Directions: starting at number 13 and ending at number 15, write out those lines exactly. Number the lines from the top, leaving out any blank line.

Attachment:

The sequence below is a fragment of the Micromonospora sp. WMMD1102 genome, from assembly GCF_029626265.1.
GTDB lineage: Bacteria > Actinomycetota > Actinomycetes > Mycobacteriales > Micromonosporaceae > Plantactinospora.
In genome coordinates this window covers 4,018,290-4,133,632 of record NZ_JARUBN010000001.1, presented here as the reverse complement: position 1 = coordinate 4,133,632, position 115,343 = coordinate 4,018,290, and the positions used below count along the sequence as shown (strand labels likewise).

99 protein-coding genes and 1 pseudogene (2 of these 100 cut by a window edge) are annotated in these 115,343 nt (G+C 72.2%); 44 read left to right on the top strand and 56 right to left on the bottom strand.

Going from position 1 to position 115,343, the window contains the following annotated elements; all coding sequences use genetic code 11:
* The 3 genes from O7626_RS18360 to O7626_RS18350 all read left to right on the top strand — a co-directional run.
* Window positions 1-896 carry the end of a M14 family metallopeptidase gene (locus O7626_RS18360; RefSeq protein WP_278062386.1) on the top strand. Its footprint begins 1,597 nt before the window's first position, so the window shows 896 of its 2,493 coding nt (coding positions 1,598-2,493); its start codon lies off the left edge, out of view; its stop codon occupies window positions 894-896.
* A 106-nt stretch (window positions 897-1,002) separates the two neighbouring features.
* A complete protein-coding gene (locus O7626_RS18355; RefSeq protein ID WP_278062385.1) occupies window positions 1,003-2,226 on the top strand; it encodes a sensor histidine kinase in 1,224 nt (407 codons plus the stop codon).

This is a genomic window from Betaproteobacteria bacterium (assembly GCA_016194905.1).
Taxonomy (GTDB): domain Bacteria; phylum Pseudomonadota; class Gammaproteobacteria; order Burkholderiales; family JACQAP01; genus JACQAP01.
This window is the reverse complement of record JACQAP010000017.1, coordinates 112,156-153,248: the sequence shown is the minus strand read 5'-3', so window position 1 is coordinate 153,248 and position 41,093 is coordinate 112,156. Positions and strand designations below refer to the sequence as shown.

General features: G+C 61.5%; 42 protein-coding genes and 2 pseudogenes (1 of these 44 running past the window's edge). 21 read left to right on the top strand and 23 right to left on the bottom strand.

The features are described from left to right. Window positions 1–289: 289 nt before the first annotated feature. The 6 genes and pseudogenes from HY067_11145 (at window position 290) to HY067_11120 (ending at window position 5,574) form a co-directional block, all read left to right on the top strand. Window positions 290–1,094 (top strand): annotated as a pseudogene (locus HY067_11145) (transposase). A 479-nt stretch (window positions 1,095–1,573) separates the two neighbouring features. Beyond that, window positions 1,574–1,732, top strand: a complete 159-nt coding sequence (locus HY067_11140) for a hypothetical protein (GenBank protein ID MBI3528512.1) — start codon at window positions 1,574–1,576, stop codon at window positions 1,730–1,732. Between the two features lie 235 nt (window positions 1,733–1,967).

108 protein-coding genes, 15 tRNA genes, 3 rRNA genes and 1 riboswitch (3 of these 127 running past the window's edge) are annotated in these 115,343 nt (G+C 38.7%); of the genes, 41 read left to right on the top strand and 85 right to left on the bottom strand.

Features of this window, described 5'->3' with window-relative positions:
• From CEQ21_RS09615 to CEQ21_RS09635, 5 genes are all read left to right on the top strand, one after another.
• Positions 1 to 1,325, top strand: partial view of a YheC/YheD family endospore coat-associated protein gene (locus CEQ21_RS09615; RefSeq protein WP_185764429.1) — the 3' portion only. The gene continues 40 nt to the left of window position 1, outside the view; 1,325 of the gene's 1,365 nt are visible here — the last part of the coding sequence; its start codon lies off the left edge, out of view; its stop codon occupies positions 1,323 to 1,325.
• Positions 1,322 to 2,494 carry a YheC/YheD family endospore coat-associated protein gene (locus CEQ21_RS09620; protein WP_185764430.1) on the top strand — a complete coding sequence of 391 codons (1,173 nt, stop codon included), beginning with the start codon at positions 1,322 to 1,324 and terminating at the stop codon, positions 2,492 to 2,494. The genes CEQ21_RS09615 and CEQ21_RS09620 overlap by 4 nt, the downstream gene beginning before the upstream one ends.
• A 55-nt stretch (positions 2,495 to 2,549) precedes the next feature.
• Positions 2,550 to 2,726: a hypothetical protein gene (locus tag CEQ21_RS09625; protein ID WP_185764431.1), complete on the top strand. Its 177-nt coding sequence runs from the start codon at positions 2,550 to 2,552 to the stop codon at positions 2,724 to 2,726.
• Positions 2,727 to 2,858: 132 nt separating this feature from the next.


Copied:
General features: G+C 61.5%; 42 protein-coding genes and 2 pseudogenes (1 of these 44 running past the window's edge). 21 read left to right on the top strand and 23 right to left on the bottom strand.

The features are described from left to right. Window positions 1–289: 289 nt before the first annotated feature. The 6 genes and pseudogenes from HY067_11145 (at window position 290) to HY067_11120 (ending at window position 5,574) form a co-directional block, all read left to right on the top strand. Window positions 290–1,094 (top strand): annotated as a pseudogene (locus HY067_11145) (transposase). A 479-nt stretch (window positions 1,095–1,573) separates the two neighbouring features. Beyond that, window positions 1,574–1,732, top strand: a complete 159-nt coding sequence (locus HY067_11140) for a hypothetical protein (GenBank protein ID MBI3528512.1) — start codon at window positions 1,574–1,576, stop codon at window positions 1,730–1,732. Between the two features lie 235 nt (window positions 1,733–1,967).

108 protein-coding genes, 15 tRNA genes, 3 rRNA genes and 1 riboswitch (3 of these 127 running past the window's edge) are annotated in these 115,343 nt (G+C 38.7%); of the genes, 41 read left to right on the top strand and 85 right to left on the bottom strand.